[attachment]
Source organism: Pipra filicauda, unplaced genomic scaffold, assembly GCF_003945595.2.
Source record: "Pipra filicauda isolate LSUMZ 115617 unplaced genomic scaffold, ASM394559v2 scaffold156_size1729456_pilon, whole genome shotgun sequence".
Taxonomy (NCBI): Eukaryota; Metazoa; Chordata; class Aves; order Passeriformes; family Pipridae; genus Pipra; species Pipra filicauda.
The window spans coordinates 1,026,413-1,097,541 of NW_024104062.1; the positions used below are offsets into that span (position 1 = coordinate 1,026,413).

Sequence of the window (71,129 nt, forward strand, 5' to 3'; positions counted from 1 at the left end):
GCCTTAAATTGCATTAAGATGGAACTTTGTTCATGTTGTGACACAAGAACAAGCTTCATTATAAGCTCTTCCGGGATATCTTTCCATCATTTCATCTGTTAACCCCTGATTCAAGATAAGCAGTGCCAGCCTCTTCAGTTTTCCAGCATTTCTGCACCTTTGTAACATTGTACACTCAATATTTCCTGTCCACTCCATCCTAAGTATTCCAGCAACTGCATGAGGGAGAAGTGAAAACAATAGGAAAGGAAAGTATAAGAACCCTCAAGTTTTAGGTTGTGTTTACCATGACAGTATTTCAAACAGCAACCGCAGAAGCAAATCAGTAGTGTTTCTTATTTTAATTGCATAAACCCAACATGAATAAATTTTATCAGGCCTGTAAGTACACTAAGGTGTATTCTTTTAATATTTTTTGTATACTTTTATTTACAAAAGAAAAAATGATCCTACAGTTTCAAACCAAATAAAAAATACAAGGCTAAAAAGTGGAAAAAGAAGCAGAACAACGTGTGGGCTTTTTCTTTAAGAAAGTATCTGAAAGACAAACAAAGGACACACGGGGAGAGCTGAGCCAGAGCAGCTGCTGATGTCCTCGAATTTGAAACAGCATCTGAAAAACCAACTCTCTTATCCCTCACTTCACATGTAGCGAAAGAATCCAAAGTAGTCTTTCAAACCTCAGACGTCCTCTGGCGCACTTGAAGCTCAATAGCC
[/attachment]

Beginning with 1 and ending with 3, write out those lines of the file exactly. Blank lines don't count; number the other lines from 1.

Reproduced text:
Source organism: Pipra filicauda, unplaced genomic scaffold, assembly GCF_003945595.2.
Source record: "Pipra filicauda isolate LSUMZ 115617 unplaced genomic scaffold, ASM394559v2 scaffold156_size1729456_pilon, whole genome shotgun sequence".
Taxonomy (NCBI): Eukaryota; Metazoa; Chordata; class Aves; order Passeriformes; family Pipridae; genus Pipra; species Pipra filicauda.